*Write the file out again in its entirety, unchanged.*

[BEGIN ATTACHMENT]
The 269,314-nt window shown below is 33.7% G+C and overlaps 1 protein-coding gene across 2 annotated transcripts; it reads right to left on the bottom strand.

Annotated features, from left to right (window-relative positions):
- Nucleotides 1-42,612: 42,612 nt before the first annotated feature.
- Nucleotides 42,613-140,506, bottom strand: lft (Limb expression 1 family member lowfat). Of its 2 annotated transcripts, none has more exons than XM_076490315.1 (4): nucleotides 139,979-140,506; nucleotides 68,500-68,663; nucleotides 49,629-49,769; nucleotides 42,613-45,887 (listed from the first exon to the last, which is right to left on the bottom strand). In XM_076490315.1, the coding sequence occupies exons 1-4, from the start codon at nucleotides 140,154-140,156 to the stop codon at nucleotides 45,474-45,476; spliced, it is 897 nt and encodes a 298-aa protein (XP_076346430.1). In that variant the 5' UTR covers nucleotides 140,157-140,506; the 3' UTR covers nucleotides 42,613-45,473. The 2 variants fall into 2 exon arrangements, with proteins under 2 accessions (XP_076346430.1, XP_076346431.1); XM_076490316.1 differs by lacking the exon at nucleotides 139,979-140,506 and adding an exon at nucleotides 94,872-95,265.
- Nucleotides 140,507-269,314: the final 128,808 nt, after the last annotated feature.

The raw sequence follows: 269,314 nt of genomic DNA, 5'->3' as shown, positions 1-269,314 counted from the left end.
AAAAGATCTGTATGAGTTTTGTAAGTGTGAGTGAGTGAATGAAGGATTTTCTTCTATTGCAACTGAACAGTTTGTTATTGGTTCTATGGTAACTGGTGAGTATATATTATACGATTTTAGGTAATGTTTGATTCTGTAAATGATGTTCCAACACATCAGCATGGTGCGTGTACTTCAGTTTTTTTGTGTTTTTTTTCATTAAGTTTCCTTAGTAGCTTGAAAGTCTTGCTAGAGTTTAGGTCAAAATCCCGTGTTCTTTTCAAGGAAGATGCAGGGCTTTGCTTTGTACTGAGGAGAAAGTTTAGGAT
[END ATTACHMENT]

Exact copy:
The 269,314-nt window shown below is 33.7% G+C and overlaps 1 protein-coding gene across 2 annotated transcripts; it reads right to left on the bottom strand.

Annotated features, from left to right (window-relative positions):
- Nucleotides 1-42,612: 42,612 nt before the first annotated feature.
- Nucleotides 42,613-140,506, bottom strand: lft (Limb expression 1 family member lowfat). Of its 2 annotated transcripts, none has more exons than XM_076490315.1 (4): nucleotides 139,979-140,506; nucleotides 68,500-68,663; nucleotides 49,629-49,769; nucleotides 42,613-45,887 (listed from the first exon to the last, which is right to left on the bottom strand). In XM_076490315.1, the coding sequence occupies exons 1-4, from the start codon at nucleotides 140,154-140,156 to the stop codon at nucleotides 45,474-45,476; spliced, it is 897 nt and encodes a 298-aa protein (XP_076346430.1). In that variant the 5' UTR covers nucleotides 140,157-140,506; the 3' UTR covers nucleotides 42,613-45,473. The 2 variants fall into 2 exon arrangements, with proteins under 2 accessions (XP_076346430.1, XP_076346431.1); XM_076490316.1 differs by lacking the exon at nucleotides 139,979-140,506 and adding an exon at nucleotides 94,872-95,265.
- Nucleotides 140,507-269,314: the final 128,808 nt, after the last annotated feature.

The raw sequence follows: 269,314 nt of genomic DNA, 5'->3' as shown, positions 1-269,314 counted from the left end.
AAAAGATCTGTATGAGTTTTGTAAGTGTGAGTGAGTGAATGAAGGATTTTCTTCTATTGCAACTGAACAGTTTGTTATTGGTTCTATGGTAACTGGTGAGTATATATTATACGATTTTAGGTAATGTTTGATTCTGTAAATGATGTTCCAACACATCAGCATGGTGCGTGTACTTCAGTTTTTTTGTGTTTTTTTTCATTAAGTTTCCTTAGTAGCTTGAAAGTCTTGCTAGAGTTTAGGTCAAAATCCCGTGTTCTTTTCAAGGAAGATGCAGGGCTTTGCTTTGTACTGAGGAGAAAGTTTAGGAT